Jump to content

All Activity

This stream auto-updates

  1. Today
  2. So my brother has just moved to a small town west of Dallas called Graham. Anyone know if any of the Arenivaga species could be found in this area and what habitat to look in?
  3. First off welcome to the roach keeping hobby! Hissers are definitely a good step into overcoming your fear of roaches. While the adults seem huge and intimidating, they tend to be fairly docile. Like you said smaller nymphs are a perfect size to try to get used to handling. I can relate, since I was in a similar situation to you I'd like to believe. At younger ages I loved digging up worms and finding ants, mantids, butterflies, and all types of other invertebrates. As I got older, I strayed away from bug catching as well. I later in my early teens encountered German roaches at a friend
  4. Yesterday
  5. I just got a group of 25. Eublaberus sp. “ivory” last week. Lucihormetica is high on my possibility list.
  6. I suggest Lucihormetica subcincta or Lucihormetica verrucosa, they won't bother your allergies and can be kept more damp than the pantanal. They breed decently well if you have an established colony. Have you tried the other 3 Eublaberus species in captivity?
  7. Last week
  8. The good thing is after a visit to the allergy doctor (dang alpha-gal) I believe my assumed allergic reaction to my roaches may have been misplaced. It seems I have some other allergy problem going on. Funny how you can jump to a conclusion and then your mind helps foster it. My wife started her own colony of Dubia which she is keeping like my Eublaberids. Coco fiber, sticks, bark hide and oak leaves. I am going to add one more species. Something for my 2.5 gallon tall bugarium.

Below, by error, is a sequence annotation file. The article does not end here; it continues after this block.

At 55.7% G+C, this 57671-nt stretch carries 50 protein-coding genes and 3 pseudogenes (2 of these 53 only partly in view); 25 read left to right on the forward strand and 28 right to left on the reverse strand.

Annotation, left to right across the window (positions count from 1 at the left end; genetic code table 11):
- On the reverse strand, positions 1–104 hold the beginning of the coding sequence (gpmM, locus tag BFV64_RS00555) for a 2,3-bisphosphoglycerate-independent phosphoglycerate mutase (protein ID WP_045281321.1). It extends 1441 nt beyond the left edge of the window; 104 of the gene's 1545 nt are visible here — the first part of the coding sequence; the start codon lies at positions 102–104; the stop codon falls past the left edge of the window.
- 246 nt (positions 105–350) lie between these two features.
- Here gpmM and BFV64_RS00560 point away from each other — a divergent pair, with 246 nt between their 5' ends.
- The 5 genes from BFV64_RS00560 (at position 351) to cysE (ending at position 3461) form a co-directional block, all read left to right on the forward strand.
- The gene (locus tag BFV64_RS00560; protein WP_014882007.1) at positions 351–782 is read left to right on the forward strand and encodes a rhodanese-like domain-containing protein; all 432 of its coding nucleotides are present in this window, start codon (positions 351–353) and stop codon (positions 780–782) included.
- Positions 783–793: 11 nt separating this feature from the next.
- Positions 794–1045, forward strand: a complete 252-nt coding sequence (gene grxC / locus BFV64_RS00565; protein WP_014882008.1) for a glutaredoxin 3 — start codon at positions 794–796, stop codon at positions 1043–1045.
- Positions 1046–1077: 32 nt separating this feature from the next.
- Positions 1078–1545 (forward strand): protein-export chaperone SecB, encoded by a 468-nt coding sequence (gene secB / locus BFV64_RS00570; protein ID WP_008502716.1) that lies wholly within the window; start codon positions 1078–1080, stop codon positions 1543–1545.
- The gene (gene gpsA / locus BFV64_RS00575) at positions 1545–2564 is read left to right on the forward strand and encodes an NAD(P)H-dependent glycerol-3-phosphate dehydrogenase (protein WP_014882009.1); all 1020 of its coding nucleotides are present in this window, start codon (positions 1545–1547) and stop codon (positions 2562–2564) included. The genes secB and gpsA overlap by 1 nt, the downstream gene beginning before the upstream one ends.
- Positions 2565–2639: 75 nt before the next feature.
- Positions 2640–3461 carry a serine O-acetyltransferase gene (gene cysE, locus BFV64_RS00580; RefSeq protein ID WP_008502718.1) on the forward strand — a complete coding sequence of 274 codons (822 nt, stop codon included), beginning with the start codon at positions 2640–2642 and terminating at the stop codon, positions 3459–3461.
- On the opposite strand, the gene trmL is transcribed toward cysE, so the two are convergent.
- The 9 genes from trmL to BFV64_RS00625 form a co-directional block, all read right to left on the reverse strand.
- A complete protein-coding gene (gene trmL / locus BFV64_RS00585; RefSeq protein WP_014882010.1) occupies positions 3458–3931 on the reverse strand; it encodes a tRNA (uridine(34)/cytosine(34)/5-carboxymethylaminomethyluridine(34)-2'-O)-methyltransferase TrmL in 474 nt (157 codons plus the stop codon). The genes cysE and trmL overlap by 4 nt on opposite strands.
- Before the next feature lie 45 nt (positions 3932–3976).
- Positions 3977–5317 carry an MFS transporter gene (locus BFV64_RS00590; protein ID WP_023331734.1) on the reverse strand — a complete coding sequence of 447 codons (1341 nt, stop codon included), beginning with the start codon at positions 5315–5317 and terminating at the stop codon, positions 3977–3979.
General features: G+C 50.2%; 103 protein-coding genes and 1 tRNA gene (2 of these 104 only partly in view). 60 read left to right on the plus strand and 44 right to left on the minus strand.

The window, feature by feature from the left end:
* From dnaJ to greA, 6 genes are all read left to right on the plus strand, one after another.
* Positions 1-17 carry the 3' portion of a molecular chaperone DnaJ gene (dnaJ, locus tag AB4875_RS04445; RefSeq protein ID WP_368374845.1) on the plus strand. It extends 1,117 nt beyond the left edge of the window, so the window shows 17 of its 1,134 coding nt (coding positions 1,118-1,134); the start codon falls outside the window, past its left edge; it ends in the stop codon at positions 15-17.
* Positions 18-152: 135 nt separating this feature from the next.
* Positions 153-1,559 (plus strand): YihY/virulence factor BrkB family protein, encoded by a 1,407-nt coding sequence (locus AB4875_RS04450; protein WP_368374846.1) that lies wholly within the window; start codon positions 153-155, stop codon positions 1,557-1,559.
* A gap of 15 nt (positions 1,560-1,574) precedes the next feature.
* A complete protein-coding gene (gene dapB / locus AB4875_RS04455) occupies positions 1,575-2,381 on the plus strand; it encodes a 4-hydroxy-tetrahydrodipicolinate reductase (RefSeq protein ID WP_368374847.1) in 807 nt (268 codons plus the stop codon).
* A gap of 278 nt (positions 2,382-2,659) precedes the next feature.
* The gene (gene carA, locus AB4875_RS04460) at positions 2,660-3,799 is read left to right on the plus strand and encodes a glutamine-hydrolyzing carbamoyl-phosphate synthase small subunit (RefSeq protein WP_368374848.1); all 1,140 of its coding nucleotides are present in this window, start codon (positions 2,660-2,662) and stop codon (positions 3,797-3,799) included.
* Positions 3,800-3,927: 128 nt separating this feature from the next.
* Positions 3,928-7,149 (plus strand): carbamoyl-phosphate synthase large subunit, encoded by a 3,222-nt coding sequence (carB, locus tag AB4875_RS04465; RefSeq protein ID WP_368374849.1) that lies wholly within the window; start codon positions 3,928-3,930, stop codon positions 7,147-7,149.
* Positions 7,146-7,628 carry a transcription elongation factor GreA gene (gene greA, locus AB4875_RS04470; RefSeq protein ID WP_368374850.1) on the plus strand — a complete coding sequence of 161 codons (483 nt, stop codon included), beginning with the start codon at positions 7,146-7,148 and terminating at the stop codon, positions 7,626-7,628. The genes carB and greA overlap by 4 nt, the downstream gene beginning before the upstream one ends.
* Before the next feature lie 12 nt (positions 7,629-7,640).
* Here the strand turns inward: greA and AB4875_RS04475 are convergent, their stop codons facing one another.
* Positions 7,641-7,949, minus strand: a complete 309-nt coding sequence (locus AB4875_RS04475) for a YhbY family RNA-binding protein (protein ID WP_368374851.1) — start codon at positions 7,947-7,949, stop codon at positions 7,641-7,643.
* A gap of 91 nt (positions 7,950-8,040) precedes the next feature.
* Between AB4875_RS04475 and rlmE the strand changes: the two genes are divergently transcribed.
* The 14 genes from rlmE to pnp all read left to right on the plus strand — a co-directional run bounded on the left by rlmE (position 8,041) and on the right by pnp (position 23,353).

9. Welcome! I found hissers to be rather tough critters. With their sticky pads on their feet you will find them (and most other species) to be rather difficult to flip off your hand. They are very resilient.
  10. I guess the main thing to know about me is I'm a very new hisser keeper! It's been about a week since I've had them and I still haven't worked up the courage to handle them. I know this sounds silly to y'all but I actually have a bit of a fear of bugs. As a kid I was the bug QUEEN. Anytime I was outside I was collecting anything I could get my hands on. That included; ants, caterpillars, praying mantises, and weaver spiders. I caught any and everything. Around 11 tho, I gravitated towards indoor activities like video games and such and before I knew it, I grew a bit of a fear of bugs. Anytime
  11. Fish food, beetle jelly, and pollen seem to work for me. Growth really took off after I added a bit of heat to one end of the enclosure and some fish flakes. Not sure which one did the trick.
  12. I buy dubia roaches for my bearded dragon and have been buying from the same place for over a year. This time I notice white strings coming out of some of the molts. I tried to google what it was but came up with results varrying from it being cordyceps fungus to it being perfectly normal. I was hoping someone on here could shed some light on what it is and if it is anything to worry about. I circled the molts in question in the pictures. I inserted a link to an imgur with the pictures because I couldn't figure out how to add them in the post. http://imgur.com/gallery/pVCXNaj
  13. Bump away! I'm always open to people "digging up" my old threads. More so, if they are still relevant or useful. But yes, I used both caffeinated leaves (black tea) and non-caffeinated leaves (green tea, mint tea, hibiscus tea, etc.). Hope that helps!